Weekly Web Harvest for 2016-09-18

  • Welcome to the Dark Net, a Wilderness Where Invisible World Wars Are F | Vanity Fair
    , Look, we’re in the Internet business. We know we’re going to get hacked. We have to assume, always, that our network is already owned. It is important to go slowly and stay calm. We will soon know how and when to lock the door. We will have to decide later if we should do more.

    To me he said, “Also, relax. In the long run, the chance of survival always drops to zero anyway.” He did not say this to his client. It was not an insight the Company would have valued at the time. Even in the short run, as it turned out, the news would be alarming enough.

  • Anxiety Culture: 8000 years of anti-social behaviour
    I haven’t tracked down all the quotes but there’s some good looking stuff here.

  • This Is What’s Missing From Journalism Right Now | Mother Jones
    Conservatively, counting just the biggest chunks of staff time that went into it, the prison story cost roughly $350,000. The banner ads that appeared on the article brought in $5,000, give or take.

  • Nothing To Do With Arbroath: Man acquitted of remote-control arson from 250 miles away now faces deportation
    The investigator’s theory was that Mr Robinson, while in Hamilton, opened his Macbook Pro laptop, and used the internet to log-in remotely to an Acer-brand PC back at the Kerikeri home, which was connected, perhaps wirelessly, to a nearby Brother inkjet printer. Once logged in, Mr Robinson caused a print command to be sent to the printer. The investigator suggested that when the printer started pulling the sheet of paper in, it set off a Heath-Robinsonian chain of events: the paper was sellotaped to a piece of string, which was attached to a switch. When the string pulled the switch, it completed a circuit that included a 12-volt battery and a length of high-resistance wire like the ones that glow inside your toaster.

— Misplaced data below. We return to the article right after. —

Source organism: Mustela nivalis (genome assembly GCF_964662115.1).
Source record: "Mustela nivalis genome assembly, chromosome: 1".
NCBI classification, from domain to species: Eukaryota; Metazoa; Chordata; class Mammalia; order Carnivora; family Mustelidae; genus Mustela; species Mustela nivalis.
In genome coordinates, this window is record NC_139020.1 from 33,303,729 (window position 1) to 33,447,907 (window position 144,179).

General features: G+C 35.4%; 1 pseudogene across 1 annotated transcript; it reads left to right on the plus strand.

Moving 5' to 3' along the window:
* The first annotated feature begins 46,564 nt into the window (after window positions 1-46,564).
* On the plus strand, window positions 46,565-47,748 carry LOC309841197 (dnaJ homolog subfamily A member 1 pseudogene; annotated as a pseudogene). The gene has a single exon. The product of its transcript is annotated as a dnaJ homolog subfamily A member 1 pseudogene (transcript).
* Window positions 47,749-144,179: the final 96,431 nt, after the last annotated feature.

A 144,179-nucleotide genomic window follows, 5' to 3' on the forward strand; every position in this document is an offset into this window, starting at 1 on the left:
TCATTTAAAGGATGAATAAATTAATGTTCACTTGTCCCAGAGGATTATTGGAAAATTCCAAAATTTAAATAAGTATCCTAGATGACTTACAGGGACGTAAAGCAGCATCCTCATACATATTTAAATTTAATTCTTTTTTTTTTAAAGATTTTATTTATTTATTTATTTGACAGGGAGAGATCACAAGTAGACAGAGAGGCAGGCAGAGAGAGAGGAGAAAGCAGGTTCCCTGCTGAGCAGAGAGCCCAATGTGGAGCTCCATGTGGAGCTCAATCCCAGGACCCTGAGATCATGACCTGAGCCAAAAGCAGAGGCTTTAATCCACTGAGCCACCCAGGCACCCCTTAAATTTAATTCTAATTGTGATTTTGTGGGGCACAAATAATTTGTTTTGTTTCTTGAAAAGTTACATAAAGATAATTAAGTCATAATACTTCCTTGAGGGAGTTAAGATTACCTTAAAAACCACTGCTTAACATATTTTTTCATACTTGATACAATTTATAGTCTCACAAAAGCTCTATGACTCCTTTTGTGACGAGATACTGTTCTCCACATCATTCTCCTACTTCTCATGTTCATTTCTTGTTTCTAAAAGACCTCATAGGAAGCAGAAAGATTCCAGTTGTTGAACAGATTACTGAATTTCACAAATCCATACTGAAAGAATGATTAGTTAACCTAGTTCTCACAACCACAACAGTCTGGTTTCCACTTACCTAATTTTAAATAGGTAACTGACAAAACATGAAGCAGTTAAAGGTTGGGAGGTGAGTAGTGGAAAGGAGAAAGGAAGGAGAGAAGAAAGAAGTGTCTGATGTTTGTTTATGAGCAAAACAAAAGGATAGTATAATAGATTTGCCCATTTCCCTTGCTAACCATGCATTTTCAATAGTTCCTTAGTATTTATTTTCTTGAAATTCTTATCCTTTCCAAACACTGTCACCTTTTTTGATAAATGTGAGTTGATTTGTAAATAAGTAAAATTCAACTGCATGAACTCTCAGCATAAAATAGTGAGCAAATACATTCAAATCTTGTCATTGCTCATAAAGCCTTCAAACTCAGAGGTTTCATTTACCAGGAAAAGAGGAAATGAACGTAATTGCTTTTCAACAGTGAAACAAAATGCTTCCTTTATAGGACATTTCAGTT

• xkcd: Fashion Police and Grammar Police
  • The Zig Zag Process of Musical Creativity: The Beach Boys’ “Good Vibrations” – The Creativity Guru
    At the age of 14, a dog barked at Brian Wilson’s mom. She said “Sometimes dogs pick up vibrations from people.”
    Nine years later, Wilson remembered this statement, and wrote a short chord progression for a song based on what his mom said. No lyrics were written yet.
    Combining cello and electro-theremin on the chorus was his brother Carl’s idea.
    They had the instrumentals recorded, and they liked what they heard on the tape, but there still weren’t lyrics for the song. At the time, Wilson was writing lyrics together with Tony Asher. When they first sat down, Wilson was calling the song “Good Vibes.” Asher thought “vibes” sounded cheap and trivial, and suggested “vibrations.”
    Asher wrote the first verse and chorus, including “good, good, good, good vibrations.”
    At the time, it didn’t really come together, and they put the song aside for a while.

  • Andrew Sullivan: My Distraction Sickness — and Yours
    “Distractions arrive in your brain connected to people you know…”

    good quote but most of this is hyperbolic yearning for a past that never was . .

  • Teen Sues Parents for Posting Childhood Photos on Facebook | Mental Floss
    But it led to legal trouble for one Austrian couple when their 18-year-old daughter slapped them with a lawsuit for refusing to remove hundreds of embarrassing baby photos, The Local reports.

    The teen, whose name has not been released to the public, claims the over 500 childhood pictures posted to the social networking site without her consent violate her privacy. “They knew no shame and no limit—and didn’t care whether it was a picture of me sitting on the toilet or lying naked in my cot—every stage was photographed and then made public” she told The Local. “I’m tired of not being taken seriously by my parents.”

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